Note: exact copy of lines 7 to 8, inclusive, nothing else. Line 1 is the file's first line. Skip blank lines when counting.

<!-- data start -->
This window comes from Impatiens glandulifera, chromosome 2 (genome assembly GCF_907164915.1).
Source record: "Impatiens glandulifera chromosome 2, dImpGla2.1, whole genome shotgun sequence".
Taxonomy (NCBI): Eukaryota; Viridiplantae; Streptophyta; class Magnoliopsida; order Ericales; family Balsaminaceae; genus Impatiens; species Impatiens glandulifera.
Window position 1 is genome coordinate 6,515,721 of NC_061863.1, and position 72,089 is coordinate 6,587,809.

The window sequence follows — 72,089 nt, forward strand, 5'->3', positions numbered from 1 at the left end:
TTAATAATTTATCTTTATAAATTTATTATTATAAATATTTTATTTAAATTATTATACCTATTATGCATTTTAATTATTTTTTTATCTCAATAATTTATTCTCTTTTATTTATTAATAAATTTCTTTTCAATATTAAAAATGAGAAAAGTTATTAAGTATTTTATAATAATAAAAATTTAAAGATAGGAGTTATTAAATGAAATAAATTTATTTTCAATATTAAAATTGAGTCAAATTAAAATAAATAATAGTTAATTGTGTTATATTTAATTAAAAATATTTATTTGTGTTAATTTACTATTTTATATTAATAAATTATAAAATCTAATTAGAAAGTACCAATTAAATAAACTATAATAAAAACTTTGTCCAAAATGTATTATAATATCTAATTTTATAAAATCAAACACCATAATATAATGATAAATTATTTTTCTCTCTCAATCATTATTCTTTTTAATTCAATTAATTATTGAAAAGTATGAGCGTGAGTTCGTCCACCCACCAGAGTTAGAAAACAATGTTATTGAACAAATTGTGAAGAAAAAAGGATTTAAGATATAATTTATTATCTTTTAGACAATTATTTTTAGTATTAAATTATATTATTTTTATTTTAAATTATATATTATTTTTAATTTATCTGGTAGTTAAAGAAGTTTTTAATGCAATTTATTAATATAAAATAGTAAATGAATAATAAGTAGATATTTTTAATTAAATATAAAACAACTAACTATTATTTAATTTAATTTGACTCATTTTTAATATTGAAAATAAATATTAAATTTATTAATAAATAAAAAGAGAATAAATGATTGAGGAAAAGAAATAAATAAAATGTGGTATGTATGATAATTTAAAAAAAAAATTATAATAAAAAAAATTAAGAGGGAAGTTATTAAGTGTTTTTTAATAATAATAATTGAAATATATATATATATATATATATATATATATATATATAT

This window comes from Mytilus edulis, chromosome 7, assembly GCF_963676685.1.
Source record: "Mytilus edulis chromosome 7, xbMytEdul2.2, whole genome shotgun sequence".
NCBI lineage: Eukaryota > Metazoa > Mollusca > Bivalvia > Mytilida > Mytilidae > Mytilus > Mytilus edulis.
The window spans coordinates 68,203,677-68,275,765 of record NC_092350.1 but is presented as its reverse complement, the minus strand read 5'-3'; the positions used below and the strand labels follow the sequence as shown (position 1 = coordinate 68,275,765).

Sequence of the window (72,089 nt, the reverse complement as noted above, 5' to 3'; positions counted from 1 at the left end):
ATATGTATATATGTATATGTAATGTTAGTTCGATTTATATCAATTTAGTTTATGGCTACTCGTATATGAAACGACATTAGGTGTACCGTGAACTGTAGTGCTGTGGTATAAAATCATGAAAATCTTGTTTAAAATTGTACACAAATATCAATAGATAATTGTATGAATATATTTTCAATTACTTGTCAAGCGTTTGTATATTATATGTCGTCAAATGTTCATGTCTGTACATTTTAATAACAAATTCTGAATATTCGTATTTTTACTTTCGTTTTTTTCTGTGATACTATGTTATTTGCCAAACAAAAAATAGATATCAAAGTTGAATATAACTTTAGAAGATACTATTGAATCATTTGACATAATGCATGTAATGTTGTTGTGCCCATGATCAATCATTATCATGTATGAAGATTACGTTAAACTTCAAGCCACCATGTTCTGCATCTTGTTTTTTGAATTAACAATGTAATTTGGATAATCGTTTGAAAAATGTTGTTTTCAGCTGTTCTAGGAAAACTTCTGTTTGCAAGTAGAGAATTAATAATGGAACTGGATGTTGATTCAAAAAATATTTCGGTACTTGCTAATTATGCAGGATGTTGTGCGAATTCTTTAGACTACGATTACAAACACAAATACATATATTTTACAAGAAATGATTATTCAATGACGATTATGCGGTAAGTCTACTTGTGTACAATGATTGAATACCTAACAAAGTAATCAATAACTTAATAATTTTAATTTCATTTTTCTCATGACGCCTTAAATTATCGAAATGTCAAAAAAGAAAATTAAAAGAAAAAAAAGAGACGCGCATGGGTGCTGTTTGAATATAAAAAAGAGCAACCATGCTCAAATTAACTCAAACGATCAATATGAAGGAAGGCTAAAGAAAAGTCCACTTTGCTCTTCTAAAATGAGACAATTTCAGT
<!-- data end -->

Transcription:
This window comes from Mytilus edulis, chromosome 7, assembly GCF_963676685.1.
Source record: "Mytilus edulis chromosome 7, xbMytEdul2.2, whole genome shotgun sequence".